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Volunteer Fire Departments Seek WV Legislature’s Support for Recruitment Efforts

WV Press Release Sharing

CHARLESTON, W.Va. — West Virginia’s volunteer fire departments  —  the last line of protection for thousands of West Virginia families  —  are supporting legislation that will allow them to strengthen service to their communities and overcome what has become a dire situation.

If approved by the Legislature and signed by the governor, Senate Bill 513 would allow volunteer and part-volunteer fire departments to use state grants to enhance their recruiting efforts. Funding for the grant program would come from increasing the surcharge on taxable fire insurance premiums from .55% to 1%.

“Without relief, fire departments will close,” said G.T. Parsons, president of the West Virginia Firemen’s Association. “Sadly, that would leave families and businesses without adequate emergency services, and we don’t want that to happen” he said.

While volunteer departments serve as pillars of many local communities, several have closed their doors the past few years, Parsons said. Too many must rely on hot dog sales and raffles to raise money and do not have adequate funding to conduct successful campaigns for new members, he added.

“The problems we face today will doom other departments unless we find more support for our members,” Parsons said. “We are taking steps now that will allow VFDs to continue to protect West Virginia families, businesses, and communities.”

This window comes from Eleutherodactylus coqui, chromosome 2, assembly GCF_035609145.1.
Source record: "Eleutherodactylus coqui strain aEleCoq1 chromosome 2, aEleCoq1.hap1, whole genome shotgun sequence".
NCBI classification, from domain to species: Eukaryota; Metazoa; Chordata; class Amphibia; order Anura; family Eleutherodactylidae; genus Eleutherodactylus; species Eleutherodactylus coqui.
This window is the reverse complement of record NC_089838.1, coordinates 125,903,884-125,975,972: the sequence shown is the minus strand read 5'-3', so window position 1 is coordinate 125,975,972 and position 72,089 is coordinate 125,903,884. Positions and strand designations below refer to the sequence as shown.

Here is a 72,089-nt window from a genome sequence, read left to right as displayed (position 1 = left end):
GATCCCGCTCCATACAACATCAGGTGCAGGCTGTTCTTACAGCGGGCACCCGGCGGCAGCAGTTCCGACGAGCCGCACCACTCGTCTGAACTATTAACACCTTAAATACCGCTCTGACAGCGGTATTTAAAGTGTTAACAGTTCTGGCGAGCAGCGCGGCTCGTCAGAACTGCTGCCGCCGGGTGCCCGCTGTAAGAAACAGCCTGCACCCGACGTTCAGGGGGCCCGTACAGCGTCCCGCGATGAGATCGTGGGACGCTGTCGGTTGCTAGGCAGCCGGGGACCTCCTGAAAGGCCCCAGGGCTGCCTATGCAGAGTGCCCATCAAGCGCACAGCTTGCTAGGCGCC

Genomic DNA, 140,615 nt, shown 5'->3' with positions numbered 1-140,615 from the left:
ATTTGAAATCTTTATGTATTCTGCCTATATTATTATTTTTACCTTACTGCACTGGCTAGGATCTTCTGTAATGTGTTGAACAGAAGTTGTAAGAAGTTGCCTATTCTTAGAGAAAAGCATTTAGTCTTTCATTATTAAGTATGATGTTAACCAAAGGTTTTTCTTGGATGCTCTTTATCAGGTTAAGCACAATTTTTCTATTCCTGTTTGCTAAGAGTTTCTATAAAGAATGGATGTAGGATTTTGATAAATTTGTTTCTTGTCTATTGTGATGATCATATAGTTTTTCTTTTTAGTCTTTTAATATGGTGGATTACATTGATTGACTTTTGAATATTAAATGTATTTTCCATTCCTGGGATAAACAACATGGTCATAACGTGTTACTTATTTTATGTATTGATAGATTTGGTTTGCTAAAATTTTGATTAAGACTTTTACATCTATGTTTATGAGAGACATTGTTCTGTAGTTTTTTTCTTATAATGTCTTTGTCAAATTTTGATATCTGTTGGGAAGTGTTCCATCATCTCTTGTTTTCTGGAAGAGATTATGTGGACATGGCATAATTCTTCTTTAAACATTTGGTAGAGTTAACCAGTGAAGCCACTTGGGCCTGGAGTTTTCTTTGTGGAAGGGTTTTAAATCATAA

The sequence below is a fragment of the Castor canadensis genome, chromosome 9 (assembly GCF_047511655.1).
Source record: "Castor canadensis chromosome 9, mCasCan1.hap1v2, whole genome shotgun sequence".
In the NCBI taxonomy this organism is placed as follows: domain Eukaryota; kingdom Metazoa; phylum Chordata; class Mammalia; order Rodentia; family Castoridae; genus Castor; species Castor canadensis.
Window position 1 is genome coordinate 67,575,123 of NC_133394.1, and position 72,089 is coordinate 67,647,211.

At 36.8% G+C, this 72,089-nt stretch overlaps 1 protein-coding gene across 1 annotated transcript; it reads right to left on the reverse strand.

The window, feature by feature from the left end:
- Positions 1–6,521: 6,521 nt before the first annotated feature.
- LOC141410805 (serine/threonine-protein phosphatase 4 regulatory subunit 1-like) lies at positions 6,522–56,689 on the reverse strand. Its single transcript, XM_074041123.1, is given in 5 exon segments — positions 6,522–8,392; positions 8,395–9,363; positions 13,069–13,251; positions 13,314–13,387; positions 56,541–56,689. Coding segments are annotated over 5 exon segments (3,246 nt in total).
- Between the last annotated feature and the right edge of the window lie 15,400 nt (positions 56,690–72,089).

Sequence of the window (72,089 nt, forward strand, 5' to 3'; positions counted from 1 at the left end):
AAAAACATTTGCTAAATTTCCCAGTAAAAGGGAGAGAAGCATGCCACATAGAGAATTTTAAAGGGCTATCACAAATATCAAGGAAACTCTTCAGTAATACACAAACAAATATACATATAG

Parsons said West Virginia households and businesses depend on 407 volunteer or partially volunteer fire departments throughout the state. The failure of local departments would create greater risks for West Virginians, he said.

The availability of fire and emergency services also has financial implications for families and businesses, he cautioned.

“The strength and capabilities of local fire departments affect residents’ and businesses’ property insurance rates, which depend, in part, on the proximity and quality of local emergency services,” Parsons said.

“This is not a new problem, but it is a problem that has reached a critical stage,” Parsons said. “By working with the Legislature, we can address this situation and allow our communities to continue to rely on local emergency services.”

“Fire department volunteers are our friends and neighbors, always willing to interrupt their time at work and home to answer emergency calls,” Parsons said. “We know the people of West Virginia appreciate our fire departments and volunteers.

“We are grateful that members of the Legislature are interested in reversing this troubling trend,” he said. “They understand the value of locally based fire and emergency services. We must stop this decline now, or we’ll pay the price both financially and through personal loss.”